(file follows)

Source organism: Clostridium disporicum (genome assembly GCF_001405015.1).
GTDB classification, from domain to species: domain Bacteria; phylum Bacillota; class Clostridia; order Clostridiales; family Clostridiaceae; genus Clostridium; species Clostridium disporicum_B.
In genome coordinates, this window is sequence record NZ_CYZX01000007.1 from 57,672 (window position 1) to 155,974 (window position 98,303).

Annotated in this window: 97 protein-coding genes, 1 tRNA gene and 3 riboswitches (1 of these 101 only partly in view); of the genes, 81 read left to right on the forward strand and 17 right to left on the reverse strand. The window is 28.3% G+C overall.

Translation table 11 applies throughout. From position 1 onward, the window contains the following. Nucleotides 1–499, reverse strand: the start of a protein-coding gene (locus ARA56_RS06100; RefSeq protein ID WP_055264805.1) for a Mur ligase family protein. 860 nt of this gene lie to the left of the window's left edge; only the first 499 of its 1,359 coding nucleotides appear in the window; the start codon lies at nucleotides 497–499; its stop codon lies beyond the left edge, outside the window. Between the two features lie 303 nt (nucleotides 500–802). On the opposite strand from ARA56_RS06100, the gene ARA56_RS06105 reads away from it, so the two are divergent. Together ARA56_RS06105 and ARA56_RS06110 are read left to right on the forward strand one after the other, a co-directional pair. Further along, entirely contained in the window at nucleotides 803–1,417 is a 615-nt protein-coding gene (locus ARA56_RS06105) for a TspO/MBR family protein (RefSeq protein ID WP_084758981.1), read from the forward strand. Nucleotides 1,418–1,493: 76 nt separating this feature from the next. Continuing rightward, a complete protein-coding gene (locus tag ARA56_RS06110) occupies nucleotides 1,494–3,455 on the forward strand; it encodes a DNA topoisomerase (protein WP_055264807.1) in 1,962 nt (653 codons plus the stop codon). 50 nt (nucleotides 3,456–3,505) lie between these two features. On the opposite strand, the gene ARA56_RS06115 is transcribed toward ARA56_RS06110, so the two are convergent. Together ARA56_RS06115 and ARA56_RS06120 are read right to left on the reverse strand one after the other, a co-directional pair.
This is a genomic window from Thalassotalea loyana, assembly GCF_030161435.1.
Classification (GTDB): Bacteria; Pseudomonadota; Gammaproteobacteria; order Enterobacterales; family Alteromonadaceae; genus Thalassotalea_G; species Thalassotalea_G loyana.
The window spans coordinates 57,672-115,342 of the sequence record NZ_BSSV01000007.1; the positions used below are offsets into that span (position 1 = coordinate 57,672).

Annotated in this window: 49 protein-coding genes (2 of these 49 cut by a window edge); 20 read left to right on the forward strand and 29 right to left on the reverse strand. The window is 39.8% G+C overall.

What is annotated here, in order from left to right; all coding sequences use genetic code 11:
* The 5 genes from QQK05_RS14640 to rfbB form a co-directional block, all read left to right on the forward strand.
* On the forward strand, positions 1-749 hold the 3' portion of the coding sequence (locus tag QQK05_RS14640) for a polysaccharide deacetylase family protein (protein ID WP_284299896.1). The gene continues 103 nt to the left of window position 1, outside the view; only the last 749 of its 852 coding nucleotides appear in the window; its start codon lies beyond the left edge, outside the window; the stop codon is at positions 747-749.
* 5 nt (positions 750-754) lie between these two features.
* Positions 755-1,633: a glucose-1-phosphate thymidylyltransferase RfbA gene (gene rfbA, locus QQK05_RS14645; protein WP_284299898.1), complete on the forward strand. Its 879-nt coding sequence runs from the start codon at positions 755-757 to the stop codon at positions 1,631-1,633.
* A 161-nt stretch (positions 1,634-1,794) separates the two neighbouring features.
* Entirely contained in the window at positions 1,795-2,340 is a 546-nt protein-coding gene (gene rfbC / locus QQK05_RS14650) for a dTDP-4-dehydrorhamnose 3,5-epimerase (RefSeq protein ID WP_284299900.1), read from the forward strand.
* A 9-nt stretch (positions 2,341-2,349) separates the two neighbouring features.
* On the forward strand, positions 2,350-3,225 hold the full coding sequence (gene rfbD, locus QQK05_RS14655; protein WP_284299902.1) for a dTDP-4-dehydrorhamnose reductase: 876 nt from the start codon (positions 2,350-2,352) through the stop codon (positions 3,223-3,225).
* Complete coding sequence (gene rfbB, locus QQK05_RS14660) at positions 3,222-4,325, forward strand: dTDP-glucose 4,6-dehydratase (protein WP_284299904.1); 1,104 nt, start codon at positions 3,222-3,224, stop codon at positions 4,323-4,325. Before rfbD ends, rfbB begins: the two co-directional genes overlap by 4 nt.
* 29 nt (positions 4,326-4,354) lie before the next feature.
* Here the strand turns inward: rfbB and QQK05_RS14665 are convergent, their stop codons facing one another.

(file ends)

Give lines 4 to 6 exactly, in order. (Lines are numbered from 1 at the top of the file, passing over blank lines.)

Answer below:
Annotated in this window: 97 protein-coding genes, 1 tRNA gene and 3 riboswitches (1 of these 101 only partly in view); of the genes, 81 read left to right on the forward strand and 17 right to left on the reverse strand. The window is 28.3% G+C overall.

Translation table 11 applies throughout. From position 1 onward, the window contains the following. Nucleotides 1–499, reverse strand: the start of a protein-coding gene (locus ARA56_RS06100; RefSeq protein ID WP_055264805.1) for a Mur ligase family protein. 860 nt of this gene lie to the left of the window's left edge; only the first 499 of its 1,359 coding nucleotides appear in the window; the start codon lies at nucleotides 497–499; its stop codon lies beyond the left edge, outside the window. Between the two features lie 303 nt (nucleotides 500–802). On the opposite strand from ARA56_RS06100, the gene ARA56_RS06105 reads away from it, so the two are divergent. Together ARA56_RS06105 and ARA56_RS06110 are read left to right on the forward strand one after the other, a co-directional pair. Further along, entirely contained in the window at nucleotides 803–1,417 is a 615-nt protein-coding gene (locus ARA56_RS06105) for a TspO/MBR family protein (RefSeq protein ID WP_084758981.1), read from the forward strand. Nucleotides 1,418–1,493: 76 nt separating this feature from the next. Continuing rightward, a complete protein-coding gene (locus tag ARA56_RS06110) occupies nucleotides 1,494–3,455 on the forward strand; it encodes a DNA topoisomerase (protein WP_055264807.1) in 1,962 nt (653 codons plus the stop codon). 50 nt (nucleotides 3,456–3,505) lie between these two features. On the opposite strand, the gene ARA56_RS06115 is transcribed toward ARA56_RS06110, so the two are convergent. Together ARA56_RS06115 and ARA56_RS06120 are read right to left on the reverse strand one after the other, a co-directional pair.
This is a genomic window from Thalassotalea loyana, assembly GCF_030161435.1.